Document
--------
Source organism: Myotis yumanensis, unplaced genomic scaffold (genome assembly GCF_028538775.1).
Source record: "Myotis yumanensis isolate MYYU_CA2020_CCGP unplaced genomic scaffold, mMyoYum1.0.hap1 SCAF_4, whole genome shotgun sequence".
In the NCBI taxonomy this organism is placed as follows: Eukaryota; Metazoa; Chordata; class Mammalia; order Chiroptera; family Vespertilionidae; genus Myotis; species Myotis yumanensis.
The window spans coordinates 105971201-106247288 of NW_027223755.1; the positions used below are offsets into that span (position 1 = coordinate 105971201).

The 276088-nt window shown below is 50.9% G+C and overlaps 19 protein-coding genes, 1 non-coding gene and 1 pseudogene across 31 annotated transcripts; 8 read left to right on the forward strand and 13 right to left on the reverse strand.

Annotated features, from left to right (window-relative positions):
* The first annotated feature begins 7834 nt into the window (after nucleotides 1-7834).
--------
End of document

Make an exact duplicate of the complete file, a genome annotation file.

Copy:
Source organism: Myotis yumanensis, unplaced genomic scaffold (genome assembly GCF_028538775.1).
Source record: "Myotis yumanensis isolate MYYU_CA2020_CCGP unplaced genomic scaffold, mMyoYum1.0.hap1 SCAF_4, whole genome shotgun sequence".
In the NCBI taxonomy this organism is placed as follows: Eukaryota; Metazoa; Chordata; class Mammalia; order Chiroptera; family Vespertilionidae; genus Myotis; species Myotis yumanensis.
The window spans coordinates 105971201-106247288 of NW_027223755.1; the positions used below are offsets into that span (position 1 = coordinate 105971201).

The 276088-nt window shown below is 50.9% G+C and overlaps 19 protein-coding genes, 1 non-coding gene and 1 pseudogene across 31 annotated transcripts; 8 read left to right on the forward strand and 13 right to left on the reverse strand.

Annotated features, from left to right (window-relative positions):
* The first annotated feature begins 7834 nt into the window (after nucleotides 1-7834).